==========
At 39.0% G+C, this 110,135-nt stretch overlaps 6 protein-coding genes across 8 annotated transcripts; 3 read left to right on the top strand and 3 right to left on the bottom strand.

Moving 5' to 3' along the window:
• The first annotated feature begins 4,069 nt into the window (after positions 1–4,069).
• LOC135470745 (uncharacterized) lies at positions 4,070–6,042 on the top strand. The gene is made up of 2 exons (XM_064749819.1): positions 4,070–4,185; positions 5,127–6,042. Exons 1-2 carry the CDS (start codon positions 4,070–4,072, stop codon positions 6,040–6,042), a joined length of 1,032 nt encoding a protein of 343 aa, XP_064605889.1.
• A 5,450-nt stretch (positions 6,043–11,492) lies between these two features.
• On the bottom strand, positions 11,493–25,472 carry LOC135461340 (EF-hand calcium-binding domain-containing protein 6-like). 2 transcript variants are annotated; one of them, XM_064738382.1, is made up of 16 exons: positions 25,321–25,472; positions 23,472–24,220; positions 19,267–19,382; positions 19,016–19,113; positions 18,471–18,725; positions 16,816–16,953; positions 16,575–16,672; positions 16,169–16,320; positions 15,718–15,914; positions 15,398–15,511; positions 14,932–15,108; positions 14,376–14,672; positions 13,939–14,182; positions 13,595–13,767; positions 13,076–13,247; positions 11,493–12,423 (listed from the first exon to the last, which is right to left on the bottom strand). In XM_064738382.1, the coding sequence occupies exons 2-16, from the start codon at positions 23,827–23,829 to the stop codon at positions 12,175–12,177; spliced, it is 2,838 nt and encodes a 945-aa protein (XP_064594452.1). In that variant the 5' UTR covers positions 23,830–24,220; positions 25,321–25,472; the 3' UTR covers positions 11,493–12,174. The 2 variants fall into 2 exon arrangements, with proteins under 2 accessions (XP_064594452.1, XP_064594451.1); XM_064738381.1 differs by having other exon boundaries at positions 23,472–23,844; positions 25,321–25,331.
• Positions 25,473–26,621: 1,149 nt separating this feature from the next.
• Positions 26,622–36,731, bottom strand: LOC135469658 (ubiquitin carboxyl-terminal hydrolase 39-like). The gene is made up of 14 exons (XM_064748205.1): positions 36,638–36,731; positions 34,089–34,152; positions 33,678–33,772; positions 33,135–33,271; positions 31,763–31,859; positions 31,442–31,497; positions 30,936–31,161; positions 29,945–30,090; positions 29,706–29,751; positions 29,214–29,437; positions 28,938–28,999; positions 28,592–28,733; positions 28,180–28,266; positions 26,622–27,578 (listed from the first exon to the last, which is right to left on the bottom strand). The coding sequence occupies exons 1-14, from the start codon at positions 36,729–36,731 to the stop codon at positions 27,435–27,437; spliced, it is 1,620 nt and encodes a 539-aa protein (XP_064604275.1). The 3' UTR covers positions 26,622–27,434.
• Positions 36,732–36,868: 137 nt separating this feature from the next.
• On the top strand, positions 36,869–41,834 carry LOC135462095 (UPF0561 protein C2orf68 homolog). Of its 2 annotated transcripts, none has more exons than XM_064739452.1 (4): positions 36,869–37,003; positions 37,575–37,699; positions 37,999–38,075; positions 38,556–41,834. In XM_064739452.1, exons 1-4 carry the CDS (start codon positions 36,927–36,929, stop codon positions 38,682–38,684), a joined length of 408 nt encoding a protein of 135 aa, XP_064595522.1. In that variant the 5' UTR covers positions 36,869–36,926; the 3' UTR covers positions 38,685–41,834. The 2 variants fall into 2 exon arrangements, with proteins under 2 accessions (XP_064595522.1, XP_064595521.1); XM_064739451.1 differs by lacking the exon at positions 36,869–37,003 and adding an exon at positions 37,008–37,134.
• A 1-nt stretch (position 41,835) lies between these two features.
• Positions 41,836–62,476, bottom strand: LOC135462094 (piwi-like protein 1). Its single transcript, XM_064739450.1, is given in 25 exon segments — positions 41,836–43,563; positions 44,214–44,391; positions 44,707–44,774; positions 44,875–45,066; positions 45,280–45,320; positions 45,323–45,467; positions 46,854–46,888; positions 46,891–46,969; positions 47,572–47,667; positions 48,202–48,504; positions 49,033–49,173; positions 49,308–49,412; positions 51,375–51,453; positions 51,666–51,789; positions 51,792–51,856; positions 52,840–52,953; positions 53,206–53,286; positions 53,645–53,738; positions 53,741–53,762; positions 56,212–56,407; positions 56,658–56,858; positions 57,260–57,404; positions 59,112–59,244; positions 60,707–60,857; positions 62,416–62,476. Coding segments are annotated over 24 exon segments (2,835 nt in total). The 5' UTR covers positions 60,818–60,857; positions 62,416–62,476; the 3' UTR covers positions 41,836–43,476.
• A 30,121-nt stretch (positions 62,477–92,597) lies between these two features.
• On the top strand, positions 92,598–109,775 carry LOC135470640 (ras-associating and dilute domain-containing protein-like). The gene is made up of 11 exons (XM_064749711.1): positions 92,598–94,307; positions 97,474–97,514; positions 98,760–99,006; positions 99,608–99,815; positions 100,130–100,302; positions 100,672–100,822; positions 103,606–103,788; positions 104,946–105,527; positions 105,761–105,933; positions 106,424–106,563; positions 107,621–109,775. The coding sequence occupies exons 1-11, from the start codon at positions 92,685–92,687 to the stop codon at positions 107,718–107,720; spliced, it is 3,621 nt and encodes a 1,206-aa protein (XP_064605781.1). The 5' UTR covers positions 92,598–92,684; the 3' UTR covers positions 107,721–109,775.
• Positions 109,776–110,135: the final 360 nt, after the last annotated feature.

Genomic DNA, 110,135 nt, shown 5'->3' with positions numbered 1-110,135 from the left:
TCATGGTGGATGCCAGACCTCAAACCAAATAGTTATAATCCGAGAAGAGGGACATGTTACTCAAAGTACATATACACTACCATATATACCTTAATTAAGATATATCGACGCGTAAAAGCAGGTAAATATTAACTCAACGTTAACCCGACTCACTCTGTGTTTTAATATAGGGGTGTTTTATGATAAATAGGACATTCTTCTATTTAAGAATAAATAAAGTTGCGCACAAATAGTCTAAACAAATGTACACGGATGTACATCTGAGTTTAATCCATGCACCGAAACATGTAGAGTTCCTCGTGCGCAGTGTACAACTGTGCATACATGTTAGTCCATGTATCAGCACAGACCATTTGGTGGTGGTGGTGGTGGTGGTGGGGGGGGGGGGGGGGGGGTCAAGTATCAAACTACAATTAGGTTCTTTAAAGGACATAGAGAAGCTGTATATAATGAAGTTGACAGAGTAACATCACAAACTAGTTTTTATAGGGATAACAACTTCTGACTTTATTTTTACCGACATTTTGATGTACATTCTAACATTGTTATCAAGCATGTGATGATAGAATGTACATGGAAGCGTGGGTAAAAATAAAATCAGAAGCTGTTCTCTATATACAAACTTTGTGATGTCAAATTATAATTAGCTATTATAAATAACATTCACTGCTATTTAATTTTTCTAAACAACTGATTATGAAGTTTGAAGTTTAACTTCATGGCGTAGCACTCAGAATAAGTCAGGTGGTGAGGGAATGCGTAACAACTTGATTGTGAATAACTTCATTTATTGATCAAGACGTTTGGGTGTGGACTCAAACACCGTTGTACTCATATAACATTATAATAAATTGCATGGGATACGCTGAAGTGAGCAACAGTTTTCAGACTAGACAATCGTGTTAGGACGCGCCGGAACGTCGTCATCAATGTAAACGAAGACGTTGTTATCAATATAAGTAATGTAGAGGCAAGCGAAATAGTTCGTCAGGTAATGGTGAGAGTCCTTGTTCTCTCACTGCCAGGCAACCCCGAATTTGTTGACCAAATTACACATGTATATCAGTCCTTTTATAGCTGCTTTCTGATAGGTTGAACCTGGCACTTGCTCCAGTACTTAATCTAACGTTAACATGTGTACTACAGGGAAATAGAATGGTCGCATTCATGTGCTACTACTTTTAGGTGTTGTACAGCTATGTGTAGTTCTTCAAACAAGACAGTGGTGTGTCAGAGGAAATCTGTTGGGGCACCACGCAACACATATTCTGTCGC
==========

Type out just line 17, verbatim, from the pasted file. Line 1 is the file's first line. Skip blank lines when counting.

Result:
TCATGGTGGATGCCAGACCTCAAACCAAATAGTTATAATCCGAGAAGAGGGACATGTTACTCAAAGTACATATACACTACCATATATACCTTAATTAAGATATATCGACGCGTAAAAGCAGGTAAATATTAACTCAACGTTAACCCGACTCACTCTGTGTTTTAATATAGGGGTGTTTTATGATAAATAGGACATTCTTCTATTTAAGAATAAATAAAGTTGCGCACAAATAGTCTAAACAAATGTACACGGATGTACATCTGAGTTTAATCCATGCACCGAAACATGTAGAGTTCCTCGTGCGCAGTGTACAACTGTGCATACATGTTAGTCCATGTATCAGCACAGACCATTTGGTGGTGGTGGTGGTGGTGGTGGGGGGGGGGGGGGGGGGGTCAAGTATCAAACTACAATTAGGTTCTTTAAAGGACATAGAGAAGCTGTATATAATGAAGTTGACAGAGTAACATCACAAACTAGTTTTTATAGGGATAACAACTTCTGACTTTATTTTTACCGACATTTTGATGTACATTCTAACATTGTTATCAAGCATGTGATGATAGAATGTACATGGAAGCGTGGGTAAAAATAAAATCAGAAGCTGTTCTCTATATACAAACTTTGTGATGTCAAATTATAATTAGCTATTATAAATAACATTCACTGCTATTTAATTTTTCTAAACAACTGATTATGAAGTTTGAAGTTTAACTTCATGGCGTAGCACTCAGAATAAGTCAGGTGGTGAGGGAATGCGTAACAACTTGATTGTGAATAACTTCATTTATTGATCAAGACGTTTGGGTGTGGACTCAAACACCGTTGTACTCATATAACATTATAATAAATTGCATGGGATACGCTGAAGTGAGCAACAGTTTTCAGACTAGACAATCGTGTTAGGACGCGCCGGAACGTCGTCATCAATGTAAACGAAGACGTTGTTATCAATATAAGTAATGTAGAGGCAAGCGAAATAGTTCGTCAGGTAATGGTGAGAGTCCTTGTTCTCTCACTGCCAGGCAACCCCGAATTTGTTGACCAAATTACACATGTATATCAGTCCTTTTATAGCTGCTTTCTGATAGGTTGAACCTGGCACTTGCTCCAGTACTTAATCTAACGTTAACATGTGTACTACAGGGAAATAGAATGGTCGCATTCATGTGCTACTACTTTTAGGTGTTGTACAGCTATGTGTAGTTCTTCAAACAAGACAGTGGTGTGTCAGAGGAAATCTGTTGGGGCACCACGCAACACATATTCTGTCGC